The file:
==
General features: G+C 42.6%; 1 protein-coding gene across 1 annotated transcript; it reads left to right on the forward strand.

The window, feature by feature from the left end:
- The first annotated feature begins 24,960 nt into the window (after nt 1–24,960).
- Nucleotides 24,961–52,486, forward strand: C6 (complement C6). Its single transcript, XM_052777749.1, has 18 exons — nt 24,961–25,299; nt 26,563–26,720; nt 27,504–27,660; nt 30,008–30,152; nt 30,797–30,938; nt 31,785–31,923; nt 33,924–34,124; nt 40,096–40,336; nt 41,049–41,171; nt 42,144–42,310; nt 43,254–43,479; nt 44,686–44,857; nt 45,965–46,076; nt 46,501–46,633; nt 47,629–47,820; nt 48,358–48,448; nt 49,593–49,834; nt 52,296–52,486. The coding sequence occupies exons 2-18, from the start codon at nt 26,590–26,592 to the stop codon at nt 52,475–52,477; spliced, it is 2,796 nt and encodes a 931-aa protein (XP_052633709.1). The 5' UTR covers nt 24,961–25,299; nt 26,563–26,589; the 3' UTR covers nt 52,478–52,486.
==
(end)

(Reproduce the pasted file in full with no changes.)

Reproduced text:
General features: G+C 42.6%; 1 protein-coding gene across 1 annotated transcript; it reads left to right on the forward strand.

The window, feature by feature from the left end:
- The first annotated feature begins 24,960 nt into the window (after nt 1–24,960).
- Nucleotides 24,961–52,486, forward strand: C6 (complement C6). Its single transcript, XM_052777749.1, has 18 exons — nt 24,961–25,299; nt 26,563–26,720; nt 27,504–27,660; nt 30,008–30,152; nt 30,797–30,938; nt 31,785–31,923; nt 33,924–34,124; nt 40,096–40,336; nt 41,049–41,171; nt 42,144–42,310; nt 43,254–43,479; nt 44,686–44,857; nt 45,965–46,076; nt 46,501–46,633; nt 47,629–47,820; nt 48,358–48,448; nt 49,593–49,834; nt 52,296–52,486. The coding sequence occupies exons 2-18, from the start codon at nt 26,590–26,592 to the stop codon at nt 52,475–52,477; spliced, it is 2,796 nt and encodes a 931-aa protein (XP_052633709.1). The 5' UTR covers nt 24,961–25,299; nt 26,563–26,589; the 3' UTR covers nt 52,478–52,486.